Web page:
An excerpt from my Tribune column on how things are not equal in Chicago:
Yet only one of the Chicago teams is scheduled to be featured prominently on national TV during the first portion of the season. Care to take a guess?
In the some-things-never-change department, naturally it is the Cubs. The networks are ready to ride the Theo Epstein train this year while taking a wait-and-see approach on Rick Hahn’s work with the Sox.
The Cubs were tabbed for the much-hyped major-league season opener Sunday night with their game against the Cardinals being shown on ESPN2. The “Baseball Tonight” crew will converge on Wrigley Field for special coverage and the network’s top team of Dan Shulman, Curt Schilling and John Kruk were on the call.
Meanwhile, the Cubs also are scheduled for five national games on Fox, including three Saturday prime-time telecasts.
As for the Sox, not so much. They don’t have a game listed on ESPN‘s Sunday night schedule and their only Fox telecast thus far is a Saturday night game against the Tigers on June 6 at U.S. Cellular Field.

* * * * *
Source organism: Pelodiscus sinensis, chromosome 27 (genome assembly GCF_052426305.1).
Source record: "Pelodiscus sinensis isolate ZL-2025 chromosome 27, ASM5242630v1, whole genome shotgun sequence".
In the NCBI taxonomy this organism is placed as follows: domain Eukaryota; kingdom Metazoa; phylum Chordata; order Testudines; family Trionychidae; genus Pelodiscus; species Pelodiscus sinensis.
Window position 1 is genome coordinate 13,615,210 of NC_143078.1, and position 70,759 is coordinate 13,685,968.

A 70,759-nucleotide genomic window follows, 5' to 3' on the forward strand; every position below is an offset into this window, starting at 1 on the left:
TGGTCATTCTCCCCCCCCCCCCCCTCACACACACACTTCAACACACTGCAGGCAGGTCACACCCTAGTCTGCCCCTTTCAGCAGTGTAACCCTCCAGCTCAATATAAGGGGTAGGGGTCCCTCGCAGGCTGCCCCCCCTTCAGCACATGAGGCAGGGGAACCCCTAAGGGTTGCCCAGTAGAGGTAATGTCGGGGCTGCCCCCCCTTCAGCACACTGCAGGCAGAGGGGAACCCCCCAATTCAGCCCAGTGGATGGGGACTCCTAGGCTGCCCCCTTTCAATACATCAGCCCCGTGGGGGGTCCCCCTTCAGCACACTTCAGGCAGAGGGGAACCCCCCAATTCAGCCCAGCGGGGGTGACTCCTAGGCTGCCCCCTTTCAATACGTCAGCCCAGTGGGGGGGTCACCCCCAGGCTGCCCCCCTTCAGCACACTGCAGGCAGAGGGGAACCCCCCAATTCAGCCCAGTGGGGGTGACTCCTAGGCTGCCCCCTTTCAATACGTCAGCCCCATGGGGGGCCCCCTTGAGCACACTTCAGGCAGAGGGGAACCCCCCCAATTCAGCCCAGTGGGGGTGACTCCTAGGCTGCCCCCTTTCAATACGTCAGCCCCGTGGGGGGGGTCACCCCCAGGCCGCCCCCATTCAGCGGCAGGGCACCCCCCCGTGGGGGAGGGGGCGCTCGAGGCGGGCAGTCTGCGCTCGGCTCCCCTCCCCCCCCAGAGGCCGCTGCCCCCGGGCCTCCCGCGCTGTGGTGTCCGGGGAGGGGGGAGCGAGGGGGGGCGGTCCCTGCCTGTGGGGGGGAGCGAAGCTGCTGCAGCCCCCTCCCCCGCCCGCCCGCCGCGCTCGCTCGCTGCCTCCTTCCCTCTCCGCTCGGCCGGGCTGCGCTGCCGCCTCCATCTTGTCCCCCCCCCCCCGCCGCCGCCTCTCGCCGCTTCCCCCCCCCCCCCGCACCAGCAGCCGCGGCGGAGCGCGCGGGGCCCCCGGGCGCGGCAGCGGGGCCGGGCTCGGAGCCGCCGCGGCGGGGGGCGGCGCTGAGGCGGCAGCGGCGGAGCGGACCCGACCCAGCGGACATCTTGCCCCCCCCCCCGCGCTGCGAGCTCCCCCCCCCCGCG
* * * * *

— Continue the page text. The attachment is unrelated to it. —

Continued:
Now these TV schedules aren’t set in stone. ESPN’s Sunday night slate is listed only through May with the exception of two additional games in July. Fox has a “schedule subject to change” disclaimer, so the Sox should get national coverage if they perform.
Of course, therein lies the difference between the two teams: The mere promise of a dramatic turnaround has the networks salivating to get in on the Cubs’ action.
“Like the Red Sox, the Cubs have fans scattered throughout the country,” Shulman said. “For TV, the teams that move the needle are the Yankees, Red Sox, Cubs, Dodgers, Cardinals, Giants and Detroit. Those are the top-echelon teams. Everyone else has to fight for more national TV.”
The White Sox are in the “everyone else” category. Schilling, though, is high on the Sox’s moves. He hopes to see them pop up on ESPN’s Sunday night schedule.
“They’ve got some fun players to watch,” Schilling said. “If they win, they’ll find a way to get on TV.”